Cambridge locates 80km north of London and is the university town for University of Cambridge, one of the premier schools in the world. This city was first occupied by Roman Empires who established a community around AD 40, they also built forts and used this city mainly for military purpose to defend River Cam.
The founding of University of Cambridge was originated from a riot in University of Oxford where some students fled to Cambridge to avoid bloodshed in 1209. Same as University of Oxford, University of Cambridge is also a collegiate school. The first college was formally established in 1284 known as Peterhouse College. Now, there are total of 31 colleges in University of Cambridge.
Trinity College is the largest, richest, and the most famous college in University of Cambridge. It has produced 32 Nobel Prize winners so far, including Sir Isaac Newton, Lord Byron, and Bertrand Russell. The statue on top of the Great Gate is Henry VIII who founded Trinity College. However, Henry VIII’s support alone for land was not sufficient to assume Trinity College’s spaciousness. It was not until Thomas Nevile that Trinity College was ensured its capaciousness and royal association in early 17th century.
Henry VIII’s status was built to clutch a scepter but was swapped to a chair leg by students as a joke. The scepter has never been replaced back.
The church in Trinity College was founded by Henry VIII’s daughter–Mary Tudor in 1554.
The Great Court of Trinity College that was built and expanded by Thomas Nevile who was Master of Trinity College from 1593-1565. Thomas Nevile rebuilt Trinity College by connecting all the buildings together, renovated the dinning hall, built a new court, and moved the Edward Clock Tower 20 meters back.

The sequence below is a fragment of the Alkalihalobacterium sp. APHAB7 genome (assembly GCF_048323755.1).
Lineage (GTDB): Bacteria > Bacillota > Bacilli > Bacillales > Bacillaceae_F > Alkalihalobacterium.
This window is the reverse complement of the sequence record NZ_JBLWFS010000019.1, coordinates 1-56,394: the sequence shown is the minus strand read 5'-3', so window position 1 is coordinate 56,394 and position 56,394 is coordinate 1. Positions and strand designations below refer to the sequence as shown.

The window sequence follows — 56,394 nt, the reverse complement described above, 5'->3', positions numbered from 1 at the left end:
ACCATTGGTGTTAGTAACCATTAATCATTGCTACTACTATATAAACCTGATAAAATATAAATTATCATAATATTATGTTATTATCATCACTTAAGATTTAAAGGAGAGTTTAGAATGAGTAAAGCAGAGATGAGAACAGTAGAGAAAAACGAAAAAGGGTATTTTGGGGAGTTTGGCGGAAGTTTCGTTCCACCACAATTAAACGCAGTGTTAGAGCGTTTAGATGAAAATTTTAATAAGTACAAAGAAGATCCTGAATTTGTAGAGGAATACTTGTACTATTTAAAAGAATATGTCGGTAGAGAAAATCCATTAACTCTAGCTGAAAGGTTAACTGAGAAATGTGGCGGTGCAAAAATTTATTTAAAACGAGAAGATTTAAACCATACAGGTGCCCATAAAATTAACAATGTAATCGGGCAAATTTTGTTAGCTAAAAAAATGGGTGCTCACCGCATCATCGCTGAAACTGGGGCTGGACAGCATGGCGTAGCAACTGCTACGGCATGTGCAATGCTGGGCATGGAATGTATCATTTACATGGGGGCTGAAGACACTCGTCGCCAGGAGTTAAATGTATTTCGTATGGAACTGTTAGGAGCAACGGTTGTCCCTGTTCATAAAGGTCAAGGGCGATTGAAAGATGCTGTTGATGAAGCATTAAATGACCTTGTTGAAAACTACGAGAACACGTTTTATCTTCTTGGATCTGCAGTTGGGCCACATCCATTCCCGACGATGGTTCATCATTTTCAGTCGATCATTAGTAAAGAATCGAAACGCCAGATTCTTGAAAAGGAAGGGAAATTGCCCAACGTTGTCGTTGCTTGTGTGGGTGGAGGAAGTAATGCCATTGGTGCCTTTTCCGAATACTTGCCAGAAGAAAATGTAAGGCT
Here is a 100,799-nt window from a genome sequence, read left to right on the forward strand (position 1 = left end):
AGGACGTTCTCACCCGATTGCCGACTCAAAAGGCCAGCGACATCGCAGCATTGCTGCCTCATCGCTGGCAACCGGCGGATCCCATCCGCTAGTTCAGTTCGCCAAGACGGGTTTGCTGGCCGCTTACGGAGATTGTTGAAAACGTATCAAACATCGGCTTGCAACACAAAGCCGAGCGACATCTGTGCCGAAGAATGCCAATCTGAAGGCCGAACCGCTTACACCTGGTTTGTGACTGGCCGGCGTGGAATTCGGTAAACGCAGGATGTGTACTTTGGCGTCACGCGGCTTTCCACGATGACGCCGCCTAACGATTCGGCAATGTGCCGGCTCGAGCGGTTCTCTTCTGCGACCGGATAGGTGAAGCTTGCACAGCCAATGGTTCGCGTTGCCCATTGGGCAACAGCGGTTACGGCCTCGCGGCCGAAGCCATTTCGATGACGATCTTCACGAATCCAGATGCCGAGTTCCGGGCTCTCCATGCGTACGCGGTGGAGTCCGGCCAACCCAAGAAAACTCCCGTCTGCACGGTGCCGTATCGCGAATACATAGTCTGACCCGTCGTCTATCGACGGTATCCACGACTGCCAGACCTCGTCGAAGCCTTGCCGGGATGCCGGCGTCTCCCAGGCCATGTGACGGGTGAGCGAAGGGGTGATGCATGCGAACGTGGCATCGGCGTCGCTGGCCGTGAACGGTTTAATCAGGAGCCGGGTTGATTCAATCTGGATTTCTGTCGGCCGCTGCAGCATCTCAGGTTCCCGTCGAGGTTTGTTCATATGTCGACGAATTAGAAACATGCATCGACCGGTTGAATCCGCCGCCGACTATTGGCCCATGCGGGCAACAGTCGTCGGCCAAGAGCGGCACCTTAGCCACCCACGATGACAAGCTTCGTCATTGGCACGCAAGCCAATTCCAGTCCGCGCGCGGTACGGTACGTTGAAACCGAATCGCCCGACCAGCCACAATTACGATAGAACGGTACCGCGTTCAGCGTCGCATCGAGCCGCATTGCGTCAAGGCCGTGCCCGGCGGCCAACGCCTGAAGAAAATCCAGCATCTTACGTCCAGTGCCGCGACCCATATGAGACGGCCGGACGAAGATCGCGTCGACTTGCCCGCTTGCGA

The fountain in Great Court.
Viewing the back of the Great Gate from Trinity College’s grand courtyard.
Street view of Cambridge.
Gate of Honor in Gonville and Caius College. This college was founded in 1346 and has 3 gates–Gate of Humility at entrance, Gate of Wisdom that leads to the hall, and then Gate of Honor is only unlocked when students receive their degrees.
Neo-gothic style Gatehouse as part of the building for King’s College.
Another view of King’s College.
St. Catharine’s College.
River Cam and Mathematics Bridge that connects Queen’s College to another side. Mathematics Bridge is also known as "Wooden Bridge" that was designed by James Essex in 1749. It’s said that the bridge was built without bolts and screws. However, it was taken apart and rebuilt several times until now.
River Cam that passes by St.John’s College, Trinity College, King’s College, and Queen’s College. There are several bridges on River Cam–all called cam-bridges. Punting on River Cam is a popular activity in the campus.
I think Cambridge is not just best-known for its prestigious university but moreover, the romantic ambience of River Cam that inspired Chinese poet, Hsu Chih-Mo, to write "Goodbye again, Cambridge."
As quietly as I came here;
Quietly I say good-bye
To the rosy clouds in the western sky…
The golden willows by the riverside
Are young brides in the setting sun;
Their reflections on the shimmering waves
Always linger in the depth of my heart.
The floating-heart growing in the sludge
Sways leisurely under the water;
In the gentle waves of Cambridge
I would be a water plant!
That pool under the shade of elm trees
Holds not water but the rainbow from the sky;
Shattered to pieces among the duckweeds
Is the sediment of a rainbow-like dream?
To seek a dream? Just to pole a boat upstream
To where the green grass is more verdant;
Or to have the boat fully loaded with starlight
And sing aloud in the splendor of starlight.
再別康橋 — 徐志摩